Brexit, inclement weather and the coronavirus outbreak are all going to have an effect on the supply chain. Buying specialist Lynx Purchasing has the lowdown
Bad luck travels in threes, so it’s said, and buying specialist Lynx Purchasing is warning that the hospitality supply chain is threatened by a triple whammy of challenges in the form of tighter immigration controls, the aftermath of the storms and the coronavirus outbreak.
“Any one of these things would have the potential to cause serious disruption in terms of both price and availability,” says Rachel Dobson, managing director of Lynx Purchasing. “Taken together, it would be very wise for hospitality businesses to have plans in place for the next few months in terms of menu flexibility.”
The advice comes as Lynx Purchasing publishes the spring 2020 edition of its regular Market Forecast, which offers operators an in-depth look at pricing and product trends over the coming months, using exclusive data gathered from the range of suppliers that work with Lynx Purchasing.
With the UK having formally left the EU at the end of January, “the new points-based rules announced from the start of 2021 will affect many of our customers directly in terms of their workforce. It will also have an effect throughout the supply chain, where migrant labour is currently relied on for picking, production, packing and other essential tasks.”
A series of storms has left many parts of the UK flooded or waterlogged, and this will inevitably have an impact on both availability and quality of a whole range of crops, as well as livestock production.
“Many producers won’t know the full extent of damage to their crops until the time comes to harvest,” says Dobson. “So while it will take some time for the full impact to become clear, some problems are inevitable.”
This is a quickly changing situation, but measures to prevent the spread of coronavirus, both within the UK and globally, are likely to significantly affect the supply chain. Curbs on movement affect commercial as well as personal travel, and successful controls will inevitably have an impact on availability.
Dobson adds: “Consumer confidence is the big unknown. As always, though, the best advice is to keep talking to suppliers, keep menus and dish descriptions flexible, and be ready to change where needed.”
The very wet weather caused problems during the UK lambing season, which has already been experiencing shortages and price increases, and availability will be later than usual.
Following the African swine flu outbreak and subsequent fall in global pork production, the Chinese are buying more lamb and beef instead of pork, creating price pressure and potential shortages in the UK market. Pork prices continue to hold firm after the significant fall in global production.
Fish and seafood
The biggest unknown is the ongoing effect of coronavirus on the supply chain for fish and seafood. The economic downturn in China led to cancelled orders and a log jam of imported seafood into the Chinese ports, which in turn has depressed seafood prices across the globe.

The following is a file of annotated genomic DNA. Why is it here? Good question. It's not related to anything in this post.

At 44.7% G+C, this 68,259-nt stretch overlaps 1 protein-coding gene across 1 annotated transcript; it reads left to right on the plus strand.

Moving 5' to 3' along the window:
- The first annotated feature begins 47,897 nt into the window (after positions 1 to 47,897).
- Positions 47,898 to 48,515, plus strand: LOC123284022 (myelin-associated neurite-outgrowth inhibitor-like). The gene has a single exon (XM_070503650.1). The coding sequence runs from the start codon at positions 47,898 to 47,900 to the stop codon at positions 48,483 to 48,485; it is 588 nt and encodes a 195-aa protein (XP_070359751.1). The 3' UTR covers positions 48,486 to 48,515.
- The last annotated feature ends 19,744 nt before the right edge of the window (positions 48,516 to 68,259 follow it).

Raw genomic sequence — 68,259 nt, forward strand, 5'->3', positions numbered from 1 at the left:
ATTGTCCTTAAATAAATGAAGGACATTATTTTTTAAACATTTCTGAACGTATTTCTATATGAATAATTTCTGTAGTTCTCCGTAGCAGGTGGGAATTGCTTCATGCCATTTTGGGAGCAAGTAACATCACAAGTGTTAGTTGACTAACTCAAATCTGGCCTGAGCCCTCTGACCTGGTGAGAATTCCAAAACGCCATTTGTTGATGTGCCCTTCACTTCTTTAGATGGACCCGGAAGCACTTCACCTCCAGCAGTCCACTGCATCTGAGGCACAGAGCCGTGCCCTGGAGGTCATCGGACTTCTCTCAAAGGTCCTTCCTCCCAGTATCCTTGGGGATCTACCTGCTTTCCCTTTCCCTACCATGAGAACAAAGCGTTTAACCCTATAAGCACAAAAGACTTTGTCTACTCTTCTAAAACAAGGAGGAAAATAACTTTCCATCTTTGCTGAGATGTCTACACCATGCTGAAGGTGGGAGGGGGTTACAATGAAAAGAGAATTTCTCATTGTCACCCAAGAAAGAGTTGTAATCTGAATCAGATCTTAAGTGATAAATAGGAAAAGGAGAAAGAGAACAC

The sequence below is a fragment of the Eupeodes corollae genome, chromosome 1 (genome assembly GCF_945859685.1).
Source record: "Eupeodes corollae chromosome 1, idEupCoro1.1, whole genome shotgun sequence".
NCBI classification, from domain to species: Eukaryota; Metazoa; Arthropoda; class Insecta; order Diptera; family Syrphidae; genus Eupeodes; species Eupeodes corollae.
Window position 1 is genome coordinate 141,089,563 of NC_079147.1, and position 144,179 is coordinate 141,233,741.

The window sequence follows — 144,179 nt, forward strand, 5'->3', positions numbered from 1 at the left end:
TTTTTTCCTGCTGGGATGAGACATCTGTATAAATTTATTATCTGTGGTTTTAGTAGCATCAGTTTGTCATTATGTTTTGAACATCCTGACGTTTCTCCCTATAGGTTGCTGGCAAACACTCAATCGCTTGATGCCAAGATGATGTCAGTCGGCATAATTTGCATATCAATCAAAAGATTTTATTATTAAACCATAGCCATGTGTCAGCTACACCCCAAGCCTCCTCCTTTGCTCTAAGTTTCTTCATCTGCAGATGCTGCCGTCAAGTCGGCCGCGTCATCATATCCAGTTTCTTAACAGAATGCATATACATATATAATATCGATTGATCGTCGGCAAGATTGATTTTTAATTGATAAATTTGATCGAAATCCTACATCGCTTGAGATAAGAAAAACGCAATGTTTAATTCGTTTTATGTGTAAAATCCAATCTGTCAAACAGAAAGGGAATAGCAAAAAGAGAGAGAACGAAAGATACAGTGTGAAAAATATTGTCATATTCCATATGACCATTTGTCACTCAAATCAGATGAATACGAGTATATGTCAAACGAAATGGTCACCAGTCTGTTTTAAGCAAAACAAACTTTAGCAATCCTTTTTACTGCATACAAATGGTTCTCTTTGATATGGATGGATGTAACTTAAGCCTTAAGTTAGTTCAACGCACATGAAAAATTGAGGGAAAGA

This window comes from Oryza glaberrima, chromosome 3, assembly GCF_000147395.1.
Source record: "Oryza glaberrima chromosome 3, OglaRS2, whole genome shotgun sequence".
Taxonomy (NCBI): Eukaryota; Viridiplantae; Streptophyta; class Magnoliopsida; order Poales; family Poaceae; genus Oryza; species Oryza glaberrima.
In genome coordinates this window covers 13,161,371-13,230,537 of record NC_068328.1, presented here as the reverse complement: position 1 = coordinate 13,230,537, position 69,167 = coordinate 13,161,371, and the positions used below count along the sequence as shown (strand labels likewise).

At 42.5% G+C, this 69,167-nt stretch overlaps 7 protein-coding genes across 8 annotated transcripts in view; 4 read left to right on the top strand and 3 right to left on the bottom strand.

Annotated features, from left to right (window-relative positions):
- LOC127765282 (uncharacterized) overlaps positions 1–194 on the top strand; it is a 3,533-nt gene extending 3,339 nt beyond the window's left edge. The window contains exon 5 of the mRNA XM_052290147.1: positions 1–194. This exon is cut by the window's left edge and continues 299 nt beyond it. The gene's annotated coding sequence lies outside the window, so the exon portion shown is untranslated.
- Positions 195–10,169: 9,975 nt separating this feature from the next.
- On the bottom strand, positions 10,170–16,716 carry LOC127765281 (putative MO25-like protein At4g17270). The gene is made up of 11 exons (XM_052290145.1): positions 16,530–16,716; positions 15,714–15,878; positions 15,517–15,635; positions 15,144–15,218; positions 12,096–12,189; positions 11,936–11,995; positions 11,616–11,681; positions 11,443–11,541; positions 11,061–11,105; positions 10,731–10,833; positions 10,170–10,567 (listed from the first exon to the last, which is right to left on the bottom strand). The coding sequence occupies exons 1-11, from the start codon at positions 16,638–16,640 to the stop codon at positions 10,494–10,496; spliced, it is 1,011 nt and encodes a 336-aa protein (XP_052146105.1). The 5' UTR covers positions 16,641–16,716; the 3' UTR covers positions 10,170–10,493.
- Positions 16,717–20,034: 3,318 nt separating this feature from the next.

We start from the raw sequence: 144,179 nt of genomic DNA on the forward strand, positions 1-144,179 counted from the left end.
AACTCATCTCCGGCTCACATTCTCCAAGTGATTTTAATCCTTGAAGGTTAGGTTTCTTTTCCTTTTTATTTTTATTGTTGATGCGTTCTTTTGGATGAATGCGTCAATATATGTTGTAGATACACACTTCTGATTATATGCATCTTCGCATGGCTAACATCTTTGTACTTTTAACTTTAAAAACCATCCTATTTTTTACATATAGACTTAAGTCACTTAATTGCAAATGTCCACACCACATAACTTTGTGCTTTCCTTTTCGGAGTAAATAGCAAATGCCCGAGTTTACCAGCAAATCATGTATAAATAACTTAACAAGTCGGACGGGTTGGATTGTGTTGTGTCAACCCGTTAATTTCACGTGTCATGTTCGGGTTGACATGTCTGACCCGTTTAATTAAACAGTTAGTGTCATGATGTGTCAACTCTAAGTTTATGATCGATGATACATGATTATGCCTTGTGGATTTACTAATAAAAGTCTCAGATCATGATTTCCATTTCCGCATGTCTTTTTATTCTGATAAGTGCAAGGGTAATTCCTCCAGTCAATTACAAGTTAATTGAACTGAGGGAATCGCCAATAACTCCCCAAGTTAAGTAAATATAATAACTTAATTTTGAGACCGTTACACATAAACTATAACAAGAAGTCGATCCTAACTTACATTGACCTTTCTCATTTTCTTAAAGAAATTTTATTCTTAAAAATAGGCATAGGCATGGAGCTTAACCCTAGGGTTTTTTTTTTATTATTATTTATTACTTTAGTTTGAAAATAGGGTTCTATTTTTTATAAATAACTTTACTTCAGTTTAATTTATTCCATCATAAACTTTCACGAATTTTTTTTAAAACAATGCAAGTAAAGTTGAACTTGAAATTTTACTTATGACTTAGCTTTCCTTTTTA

In the UK, the extreme weather in January and February triggered increases in the price of wild caught fish, shellfish and some farmed fish.
However, the coronavirus effect is now resulting in an unexpected price drop due to falling demand for exports. So potentially spring could see a good supply of wild and farmed seafood, lobster, crab and scallops, with prices stable or reduced. However, any changes in global demand, as well as the impact of the weather on UK fisheries, means the picture may change.
The potato crop is almost certain to have been affected by the very wet weather, which could lead to problems with the availability and quality of larger varieties, such as baking potatoes, later in the spring and early summer.
UK yields of onions are also down, and UK leaf salads will be later this spring due to delays in planting caused by the bad weather. Beyond the UK, there are concerns about the availability and price of button mushrooms due to labour shortages in Eastern Europe.
Dobson adds: “We’ll be working closely with the suppliers we partner with to keep our customers up to date with developments across the supply chain.
“For many businesses, Easter is the start of the peak trading season, and it will be important to ensure that menus are both appealing and profitable.
“Using descriptions such as ‘catch of the day’ for fish and seafood, and ‘served with fresh, seasonal veg’, can help operators to make the most of produce when it’s at its best in terms of price, quality, and availability.
Sourcing as close to home as possible has sustainability benefits as well as appealing to customers who want to support British producers.
“However, we all trade in a global supply chain, and it looks like some disruption is inevitable. Operators who plan ahead will be the best position to trade through it.
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